In view of the above, it can be concluded that the regulation of the non-compete clause as chosen by the Czech legislator is appropriate and clearly removes any legal uncertainty about the limits in which may or may not be restricted the competitive activities of entrepreneur in types of contracts other than the Contract on Commercial Representation.

However, as long as the conditions of the non-compete clause for types of contracts other than the Contract on Commercial Representation are not expressly stipulated in legal regulation, it can be assumed that courts will continue to analogically apply the limits set out in Section 672a of the Commercial Code.

So what should a non-compete clause look like in a commercial contract?

A non-compete clause in a commercial contract should comply with the following:

  • written form of its arrangement;
  • a specification of a competitive activity that is prohibited;
  • determining a territorial scope of the prohibition of competitive activity;
  • set forth a circle of persons affected by the competition ban;
  • determination of the duration of the non-compete clause, which should not exceed 2 years after termination of the contract;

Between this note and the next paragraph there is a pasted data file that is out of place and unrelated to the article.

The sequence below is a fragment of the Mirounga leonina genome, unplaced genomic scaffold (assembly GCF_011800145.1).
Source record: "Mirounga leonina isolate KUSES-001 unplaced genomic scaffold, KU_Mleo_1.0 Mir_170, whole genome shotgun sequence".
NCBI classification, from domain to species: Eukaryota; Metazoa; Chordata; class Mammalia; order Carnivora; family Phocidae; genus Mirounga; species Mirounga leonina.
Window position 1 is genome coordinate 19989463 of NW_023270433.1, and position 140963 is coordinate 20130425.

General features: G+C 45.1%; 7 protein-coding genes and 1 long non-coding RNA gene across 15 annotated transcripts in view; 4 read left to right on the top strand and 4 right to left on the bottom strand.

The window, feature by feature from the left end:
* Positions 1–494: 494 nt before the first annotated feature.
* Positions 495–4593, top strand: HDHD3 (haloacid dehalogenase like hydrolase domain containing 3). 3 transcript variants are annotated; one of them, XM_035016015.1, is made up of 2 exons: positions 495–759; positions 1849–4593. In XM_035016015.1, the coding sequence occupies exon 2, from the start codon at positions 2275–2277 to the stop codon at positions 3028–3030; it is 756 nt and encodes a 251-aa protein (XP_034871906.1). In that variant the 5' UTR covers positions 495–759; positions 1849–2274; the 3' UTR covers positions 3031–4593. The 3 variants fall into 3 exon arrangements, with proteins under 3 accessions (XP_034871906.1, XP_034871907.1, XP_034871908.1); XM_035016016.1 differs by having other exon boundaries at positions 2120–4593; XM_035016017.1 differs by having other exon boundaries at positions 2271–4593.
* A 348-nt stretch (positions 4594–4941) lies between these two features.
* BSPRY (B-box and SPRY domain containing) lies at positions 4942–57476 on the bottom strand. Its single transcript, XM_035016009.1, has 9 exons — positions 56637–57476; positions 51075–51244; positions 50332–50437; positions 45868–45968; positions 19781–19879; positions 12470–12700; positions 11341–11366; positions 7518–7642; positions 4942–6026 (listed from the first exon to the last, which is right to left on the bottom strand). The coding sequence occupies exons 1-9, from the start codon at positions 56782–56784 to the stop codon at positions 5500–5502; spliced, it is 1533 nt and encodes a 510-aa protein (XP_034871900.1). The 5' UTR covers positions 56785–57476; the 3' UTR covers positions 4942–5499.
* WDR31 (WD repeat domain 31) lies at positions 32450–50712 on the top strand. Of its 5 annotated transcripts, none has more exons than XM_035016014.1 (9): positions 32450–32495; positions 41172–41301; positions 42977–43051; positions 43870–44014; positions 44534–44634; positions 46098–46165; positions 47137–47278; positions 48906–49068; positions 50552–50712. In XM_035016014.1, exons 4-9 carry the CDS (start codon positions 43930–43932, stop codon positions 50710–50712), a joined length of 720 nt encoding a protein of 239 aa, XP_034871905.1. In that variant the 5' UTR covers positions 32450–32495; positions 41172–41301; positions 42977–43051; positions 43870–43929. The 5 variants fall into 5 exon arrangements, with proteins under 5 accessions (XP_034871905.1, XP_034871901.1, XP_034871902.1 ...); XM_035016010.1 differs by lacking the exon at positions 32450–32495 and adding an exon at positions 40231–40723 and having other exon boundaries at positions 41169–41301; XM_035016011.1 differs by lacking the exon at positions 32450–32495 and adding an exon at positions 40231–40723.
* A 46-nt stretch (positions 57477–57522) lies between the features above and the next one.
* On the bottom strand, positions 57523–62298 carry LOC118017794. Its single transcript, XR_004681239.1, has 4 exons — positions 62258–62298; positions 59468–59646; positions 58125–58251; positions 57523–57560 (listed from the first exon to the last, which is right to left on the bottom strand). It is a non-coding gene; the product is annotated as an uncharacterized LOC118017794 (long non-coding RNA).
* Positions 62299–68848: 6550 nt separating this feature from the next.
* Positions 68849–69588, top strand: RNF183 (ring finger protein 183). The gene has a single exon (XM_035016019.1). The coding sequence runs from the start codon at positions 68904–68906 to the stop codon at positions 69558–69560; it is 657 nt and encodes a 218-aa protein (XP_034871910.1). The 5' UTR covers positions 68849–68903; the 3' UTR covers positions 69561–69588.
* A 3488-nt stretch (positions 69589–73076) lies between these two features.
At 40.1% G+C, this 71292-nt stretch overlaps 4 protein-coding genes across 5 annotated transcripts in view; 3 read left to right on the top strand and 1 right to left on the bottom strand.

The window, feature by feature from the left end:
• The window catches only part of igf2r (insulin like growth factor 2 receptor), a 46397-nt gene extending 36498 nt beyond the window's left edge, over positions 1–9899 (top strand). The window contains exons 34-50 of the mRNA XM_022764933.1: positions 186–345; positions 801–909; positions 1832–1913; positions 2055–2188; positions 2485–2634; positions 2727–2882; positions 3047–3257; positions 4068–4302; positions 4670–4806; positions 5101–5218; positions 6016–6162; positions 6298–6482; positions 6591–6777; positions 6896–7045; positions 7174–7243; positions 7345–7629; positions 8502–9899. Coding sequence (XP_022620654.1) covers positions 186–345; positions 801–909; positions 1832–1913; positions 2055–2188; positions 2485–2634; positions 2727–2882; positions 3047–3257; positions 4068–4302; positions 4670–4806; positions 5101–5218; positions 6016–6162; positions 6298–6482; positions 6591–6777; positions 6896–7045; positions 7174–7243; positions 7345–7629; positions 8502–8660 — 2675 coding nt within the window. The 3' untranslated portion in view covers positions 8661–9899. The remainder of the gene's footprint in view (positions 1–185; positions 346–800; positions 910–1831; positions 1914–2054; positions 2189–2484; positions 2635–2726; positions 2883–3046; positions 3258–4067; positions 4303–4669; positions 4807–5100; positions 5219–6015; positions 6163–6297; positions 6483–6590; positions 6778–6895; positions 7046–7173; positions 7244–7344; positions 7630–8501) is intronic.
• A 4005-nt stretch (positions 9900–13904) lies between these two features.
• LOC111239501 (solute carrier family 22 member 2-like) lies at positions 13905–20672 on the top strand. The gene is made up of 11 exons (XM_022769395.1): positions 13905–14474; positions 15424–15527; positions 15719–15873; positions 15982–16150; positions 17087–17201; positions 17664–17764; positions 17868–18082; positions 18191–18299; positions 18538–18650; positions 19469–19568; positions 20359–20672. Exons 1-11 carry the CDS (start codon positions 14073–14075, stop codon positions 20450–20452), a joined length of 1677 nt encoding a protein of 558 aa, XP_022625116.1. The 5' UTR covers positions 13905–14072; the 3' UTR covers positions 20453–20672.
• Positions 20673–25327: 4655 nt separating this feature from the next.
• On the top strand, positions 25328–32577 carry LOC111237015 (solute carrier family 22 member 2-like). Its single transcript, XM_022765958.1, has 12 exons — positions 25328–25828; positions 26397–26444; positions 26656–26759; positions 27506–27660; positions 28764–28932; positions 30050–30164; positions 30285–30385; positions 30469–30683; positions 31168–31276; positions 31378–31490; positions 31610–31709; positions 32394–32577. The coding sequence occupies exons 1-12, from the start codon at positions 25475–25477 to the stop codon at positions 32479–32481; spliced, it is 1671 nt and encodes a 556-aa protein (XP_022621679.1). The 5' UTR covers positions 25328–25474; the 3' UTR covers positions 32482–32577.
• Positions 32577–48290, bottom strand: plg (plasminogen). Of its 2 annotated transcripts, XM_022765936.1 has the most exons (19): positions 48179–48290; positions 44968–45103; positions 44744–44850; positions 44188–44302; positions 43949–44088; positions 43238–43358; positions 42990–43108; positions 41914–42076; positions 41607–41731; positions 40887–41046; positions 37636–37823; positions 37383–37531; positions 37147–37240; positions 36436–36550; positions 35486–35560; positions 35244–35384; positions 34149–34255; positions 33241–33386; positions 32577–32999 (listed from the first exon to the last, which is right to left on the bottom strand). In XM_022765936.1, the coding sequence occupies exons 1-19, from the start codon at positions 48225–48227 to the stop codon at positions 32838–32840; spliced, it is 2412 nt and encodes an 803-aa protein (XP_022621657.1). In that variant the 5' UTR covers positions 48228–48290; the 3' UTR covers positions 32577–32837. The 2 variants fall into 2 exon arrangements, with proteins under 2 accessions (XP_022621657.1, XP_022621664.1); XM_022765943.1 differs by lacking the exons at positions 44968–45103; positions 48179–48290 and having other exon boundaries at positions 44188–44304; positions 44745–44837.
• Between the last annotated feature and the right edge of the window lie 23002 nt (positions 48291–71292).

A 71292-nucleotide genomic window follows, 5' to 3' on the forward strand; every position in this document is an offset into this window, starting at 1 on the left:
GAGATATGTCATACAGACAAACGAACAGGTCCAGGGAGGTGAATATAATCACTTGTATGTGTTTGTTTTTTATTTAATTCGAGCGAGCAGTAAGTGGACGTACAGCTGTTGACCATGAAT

• compensation for the prohibition on performing the competitive activity by a certain consideration[3].

In instances of non-compliance with the above limits on the restriction of competition, courts also analogically apply Section 672a (2) of the Commercial Code and they limit the non-compete clauses to the legally prescribed scope or declare invalidity of the whole clause.



[1]  Decision of the Supreme Court of the Slovak Republic of 30.09.2016, File No. 4Obdo 17/2016.

[2]  A special regulation in Section 2518 of the Czech Civil Code shall apply to the Contract on Commercial Representation.

[3]  This resulting from Section 669 (1) (b) of the Commercial Code.